We took The Girl and The Middle One to see The Karate Kid at the theater yesterday. I thought it was fantastic and except for a little fidgeting in the middle, the kids sat at rapt attention for most of the film. My kids don’t sit at rapt attention for much of anything, so I consider this the highest endorsement of the movie.
What struck me most (besides how freakin’ cute Will and Jada’s kid is) was how the lessons of the movie are exactly as important in 2010 as they were in 1984.
Focus, discipline and respect will get you far. Bullies may bother you, but in the end taking the high road and not falling to their level, makes you the winner. These are ideals that I would like to believe are universal truths. I try to practice them in my home. I think.
Then I watch the news and Joren van der Sloot is in my face, seemingly showing remorse only for having been caught, not for taking two lives. His mother says if he’d only listened to her and went for psychiatric help this could have been stopped. She knew? She waited for him to listen to her? That’s curious.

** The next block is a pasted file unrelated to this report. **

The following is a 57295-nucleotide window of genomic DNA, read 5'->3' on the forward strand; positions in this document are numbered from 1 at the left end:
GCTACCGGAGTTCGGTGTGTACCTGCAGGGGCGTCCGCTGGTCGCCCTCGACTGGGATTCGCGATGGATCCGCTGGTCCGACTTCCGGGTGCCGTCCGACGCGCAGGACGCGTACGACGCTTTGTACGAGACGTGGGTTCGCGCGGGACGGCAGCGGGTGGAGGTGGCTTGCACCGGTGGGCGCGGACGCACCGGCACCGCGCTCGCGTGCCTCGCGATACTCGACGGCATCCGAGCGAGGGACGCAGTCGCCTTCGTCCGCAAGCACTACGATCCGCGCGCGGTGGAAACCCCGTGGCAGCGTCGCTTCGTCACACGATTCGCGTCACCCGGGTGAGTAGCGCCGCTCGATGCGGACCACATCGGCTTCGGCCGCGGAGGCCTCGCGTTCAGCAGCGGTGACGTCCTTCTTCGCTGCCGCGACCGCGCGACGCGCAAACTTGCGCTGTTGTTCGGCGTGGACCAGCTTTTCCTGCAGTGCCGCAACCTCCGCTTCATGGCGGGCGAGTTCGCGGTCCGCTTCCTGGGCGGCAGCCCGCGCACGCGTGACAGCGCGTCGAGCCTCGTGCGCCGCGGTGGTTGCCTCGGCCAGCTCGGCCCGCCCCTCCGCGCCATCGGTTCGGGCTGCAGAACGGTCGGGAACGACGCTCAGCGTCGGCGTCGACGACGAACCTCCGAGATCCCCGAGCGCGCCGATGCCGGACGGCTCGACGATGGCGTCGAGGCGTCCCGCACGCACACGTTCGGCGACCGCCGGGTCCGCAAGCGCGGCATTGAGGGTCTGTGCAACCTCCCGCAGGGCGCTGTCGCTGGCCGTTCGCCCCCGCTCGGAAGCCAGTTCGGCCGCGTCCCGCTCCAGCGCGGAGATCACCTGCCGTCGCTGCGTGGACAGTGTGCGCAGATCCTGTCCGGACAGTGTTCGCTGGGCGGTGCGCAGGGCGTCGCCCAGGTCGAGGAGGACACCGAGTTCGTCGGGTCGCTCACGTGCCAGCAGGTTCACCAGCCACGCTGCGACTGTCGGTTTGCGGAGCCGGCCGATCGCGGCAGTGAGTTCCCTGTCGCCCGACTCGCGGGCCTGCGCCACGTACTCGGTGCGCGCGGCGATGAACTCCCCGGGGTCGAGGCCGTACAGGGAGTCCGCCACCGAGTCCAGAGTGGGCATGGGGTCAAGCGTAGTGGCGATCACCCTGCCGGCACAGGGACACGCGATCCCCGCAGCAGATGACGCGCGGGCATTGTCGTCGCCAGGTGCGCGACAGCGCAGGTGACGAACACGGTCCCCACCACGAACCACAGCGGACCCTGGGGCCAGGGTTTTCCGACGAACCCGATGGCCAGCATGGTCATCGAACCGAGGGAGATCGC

Next I read an article about privileged young boys who are rating girls according to their “hotness” then inviting them to a “sex” party to try that hotness out. These young men are from the same fine institution that produced many of the Duke Lacrosse players who thought they were innocent because they ONLY had prostitutes at their underage drinking party. They didn’t actually rape any-so they’re all good. Right?
And let’s not forget George Huguely, who was allowed to get away with his drunken bullying for so long that he eventually killed someone-because she wouldn’t bend to his will.
Respect. Discipline. The High Road. Where were these at Landon? At Duke? On the Virginia Lacrosse team? In Joren’s home or the courts that let him “allegedly” commit two crimes? More importantly, is it the fault of these boys or of the adults in charge of their formation. After all, without Mr. Han in the movie, young Dre might have just simply fought back. Then no one wins. It took someone older and wiser to teach him the lessons that allowed him to prevail over the bullies and hold his head high.
I would like to believe the principles my kids saw in the movie are universal truths. But it seems that many of our young men today are missing these lessons, or perhaps we are just allowing them to skip that class.
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